First reaction? One looks like an old-fashioned iron perched on top of a child’s toy steam roller.
One looks like a belt sander with a detachable hair styling diffuser.
And another resembles an egg beater which could double as a vintage ink stamp.
US website The Frisky got it right when they noted that these vibrators will “frighten your vagina.” In fact, we’d go so far as to say that your vagina would prefer be smothered in Nandos’ peri-peri hot sauce before it goes anywhere near one of these fandangled contraptions.
Horny anyone? We thought not.
Dr. Johansen’s Vibrator. Can you hear that? It's the sound of your vagina RUNNING AWAY. (1904)
You can see more of that rather disturbing gallery here.
These pictures come via The Antique Vibrator Museum (yes it’s a real place that really exist exists and it’s in San Francisco if you want to take the kids on an educational excursion over the summer). This from the Huffington Post:
The Antique Vibrator Museum is designed to showcase kinky collectibles from the late 1800s to the 1970s and, in the process, the history of health and sexuality between 1890 and 1970, according to curator and sexologist Carol Queen.
“The new exhibit contextualizes the vibrator’s role in society and highlights how our attitudes around sex and female pleasure have evolved,” Queen said. “It really gives us an appreciation for how far both society and technology have come.”
Let’s just take a moment to think about the women of the 19th century for whom these belt sander-esque products were a means to an end.
Back in those days (1900s and before) “female hysteria” was a common medical diagnosis. Symptoms included faintness, irritability, nervousness and sexual desire. (These days the same thing would be called Female Sexual Dysfunction but whether that even exists is another conversation in itself.)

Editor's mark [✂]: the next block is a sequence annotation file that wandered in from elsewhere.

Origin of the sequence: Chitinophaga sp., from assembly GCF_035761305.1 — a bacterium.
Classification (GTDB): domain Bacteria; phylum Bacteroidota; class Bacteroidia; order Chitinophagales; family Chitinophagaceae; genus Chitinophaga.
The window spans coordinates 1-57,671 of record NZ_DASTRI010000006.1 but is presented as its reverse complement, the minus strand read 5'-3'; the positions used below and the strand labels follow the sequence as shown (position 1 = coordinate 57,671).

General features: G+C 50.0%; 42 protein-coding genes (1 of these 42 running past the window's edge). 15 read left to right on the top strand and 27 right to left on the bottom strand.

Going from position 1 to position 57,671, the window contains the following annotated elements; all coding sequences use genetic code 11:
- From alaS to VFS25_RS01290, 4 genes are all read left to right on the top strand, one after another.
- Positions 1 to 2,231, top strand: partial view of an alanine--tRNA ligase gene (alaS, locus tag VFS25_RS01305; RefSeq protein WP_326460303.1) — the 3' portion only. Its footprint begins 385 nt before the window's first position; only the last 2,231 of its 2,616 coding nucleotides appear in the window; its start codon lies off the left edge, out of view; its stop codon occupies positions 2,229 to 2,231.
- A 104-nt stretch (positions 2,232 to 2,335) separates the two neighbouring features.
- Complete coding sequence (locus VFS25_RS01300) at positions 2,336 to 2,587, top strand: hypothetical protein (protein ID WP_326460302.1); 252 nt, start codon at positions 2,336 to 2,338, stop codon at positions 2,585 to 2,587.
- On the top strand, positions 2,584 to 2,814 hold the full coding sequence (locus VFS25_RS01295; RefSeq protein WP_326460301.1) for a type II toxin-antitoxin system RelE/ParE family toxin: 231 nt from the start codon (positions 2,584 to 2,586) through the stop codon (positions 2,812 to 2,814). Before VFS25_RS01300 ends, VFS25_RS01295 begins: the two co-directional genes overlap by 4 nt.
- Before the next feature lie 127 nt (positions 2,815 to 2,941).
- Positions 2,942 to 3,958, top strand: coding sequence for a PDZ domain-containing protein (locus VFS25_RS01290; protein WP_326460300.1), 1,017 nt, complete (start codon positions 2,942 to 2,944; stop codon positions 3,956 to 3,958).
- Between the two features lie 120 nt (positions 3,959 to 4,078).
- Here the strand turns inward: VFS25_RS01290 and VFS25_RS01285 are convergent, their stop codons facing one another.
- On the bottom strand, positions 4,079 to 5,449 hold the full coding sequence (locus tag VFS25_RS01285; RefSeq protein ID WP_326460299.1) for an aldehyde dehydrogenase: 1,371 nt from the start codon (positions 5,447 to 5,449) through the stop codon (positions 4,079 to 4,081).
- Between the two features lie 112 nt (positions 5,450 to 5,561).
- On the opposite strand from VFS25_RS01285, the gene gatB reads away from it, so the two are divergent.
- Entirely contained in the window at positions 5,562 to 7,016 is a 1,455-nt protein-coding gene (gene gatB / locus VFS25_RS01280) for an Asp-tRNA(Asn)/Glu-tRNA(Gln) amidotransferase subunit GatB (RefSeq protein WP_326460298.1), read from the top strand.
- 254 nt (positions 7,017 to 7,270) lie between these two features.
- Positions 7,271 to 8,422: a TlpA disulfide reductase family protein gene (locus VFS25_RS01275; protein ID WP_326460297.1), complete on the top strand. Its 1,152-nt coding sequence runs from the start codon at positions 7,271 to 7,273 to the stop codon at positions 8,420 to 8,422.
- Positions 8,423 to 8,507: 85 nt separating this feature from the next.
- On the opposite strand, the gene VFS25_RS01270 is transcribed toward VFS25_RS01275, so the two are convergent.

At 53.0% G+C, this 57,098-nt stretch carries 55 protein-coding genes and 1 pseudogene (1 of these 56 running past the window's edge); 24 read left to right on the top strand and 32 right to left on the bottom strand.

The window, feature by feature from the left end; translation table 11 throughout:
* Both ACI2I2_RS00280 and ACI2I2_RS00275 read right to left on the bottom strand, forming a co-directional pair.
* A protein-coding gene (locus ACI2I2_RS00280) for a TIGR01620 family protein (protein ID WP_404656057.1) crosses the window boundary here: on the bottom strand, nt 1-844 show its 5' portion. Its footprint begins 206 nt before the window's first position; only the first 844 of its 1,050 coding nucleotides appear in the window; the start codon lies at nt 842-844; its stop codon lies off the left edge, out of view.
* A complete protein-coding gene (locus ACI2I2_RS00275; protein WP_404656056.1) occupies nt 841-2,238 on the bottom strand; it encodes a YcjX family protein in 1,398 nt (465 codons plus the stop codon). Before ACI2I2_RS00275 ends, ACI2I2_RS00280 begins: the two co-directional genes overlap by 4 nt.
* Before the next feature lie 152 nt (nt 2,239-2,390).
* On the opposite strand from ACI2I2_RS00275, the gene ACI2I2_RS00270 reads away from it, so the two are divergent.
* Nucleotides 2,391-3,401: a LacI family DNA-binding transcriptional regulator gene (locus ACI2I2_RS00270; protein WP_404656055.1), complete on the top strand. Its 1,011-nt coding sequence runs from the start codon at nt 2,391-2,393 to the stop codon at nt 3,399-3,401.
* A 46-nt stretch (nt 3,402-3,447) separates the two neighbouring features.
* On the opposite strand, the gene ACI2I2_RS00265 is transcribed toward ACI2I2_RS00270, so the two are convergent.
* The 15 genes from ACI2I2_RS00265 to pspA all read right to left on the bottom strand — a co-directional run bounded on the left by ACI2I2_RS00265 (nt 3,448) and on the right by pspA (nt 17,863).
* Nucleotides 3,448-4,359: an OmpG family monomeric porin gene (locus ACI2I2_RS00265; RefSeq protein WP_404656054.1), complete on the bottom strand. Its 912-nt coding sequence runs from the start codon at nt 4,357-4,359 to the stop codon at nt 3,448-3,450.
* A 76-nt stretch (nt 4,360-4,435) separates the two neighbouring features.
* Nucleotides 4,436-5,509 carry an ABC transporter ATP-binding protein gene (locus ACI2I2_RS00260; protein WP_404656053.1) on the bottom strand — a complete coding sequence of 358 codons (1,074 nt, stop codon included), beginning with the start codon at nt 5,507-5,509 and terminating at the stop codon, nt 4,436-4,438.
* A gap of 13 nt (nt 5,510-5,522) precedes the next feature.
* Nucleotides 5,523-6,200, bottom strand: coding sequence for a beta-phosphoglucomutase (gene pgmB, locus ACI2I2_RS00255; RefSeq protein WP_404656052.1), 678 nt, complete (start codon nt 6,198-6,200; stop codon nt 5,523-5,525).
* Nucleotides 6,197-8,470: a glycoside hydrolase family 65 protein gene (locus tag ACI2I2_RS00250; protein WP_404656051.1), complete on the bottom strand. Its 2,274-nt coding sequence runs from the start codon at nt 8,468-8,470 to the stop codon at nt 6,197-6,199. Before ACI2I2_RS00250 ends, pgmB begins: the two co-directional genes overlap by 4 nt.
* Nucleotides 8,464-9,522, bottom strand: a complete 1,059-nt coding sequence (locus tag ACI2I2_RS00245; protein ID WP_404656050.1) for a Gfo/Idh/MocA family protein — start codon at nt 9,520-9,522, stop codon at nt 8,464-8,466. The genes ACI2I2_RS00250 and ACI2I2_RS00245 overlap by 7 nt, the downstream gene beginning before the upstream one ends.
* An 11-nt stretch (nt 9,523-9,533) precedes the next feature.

This from The Conversation:
For those of you that don’t know, hysteria in this context refers to a once-common medical diagnosis, exclusively in women, considered to be suffering from wide array of symptoms including sexual desire and the nebulous “tendency to cause trouble”.
For this they would receive a “pelvic massage” — a manual stimulation of the genitals by the doctor until the patient experienced hysterical paroxysm or, as we know it now, an orgasm.
Wait. What? So before the invention of the vibrator, women would regularly visit their doctors for pelvic massages to treat this “female hysteria.” They would VISIT THE DOCTOR FOR PELVIC MASSAGES until…. Well.
Oh history. Maybe a trip to that museum SHOULD be on the cards.
To the ladies of yesteryear we say this our thoughts are with you. Please know that we are sorry you were left so despondent when Doctor Magic Fingers was not available that you were forced into a world of dangerous experimentation. We can assure that your experimentation, whilst not always effective (or, we suspect, painless) has eventually led to a brighter and better world.
Today we have: The vibrator. The trust vibrator.
And it doesn’t look like something our of Frankenstein.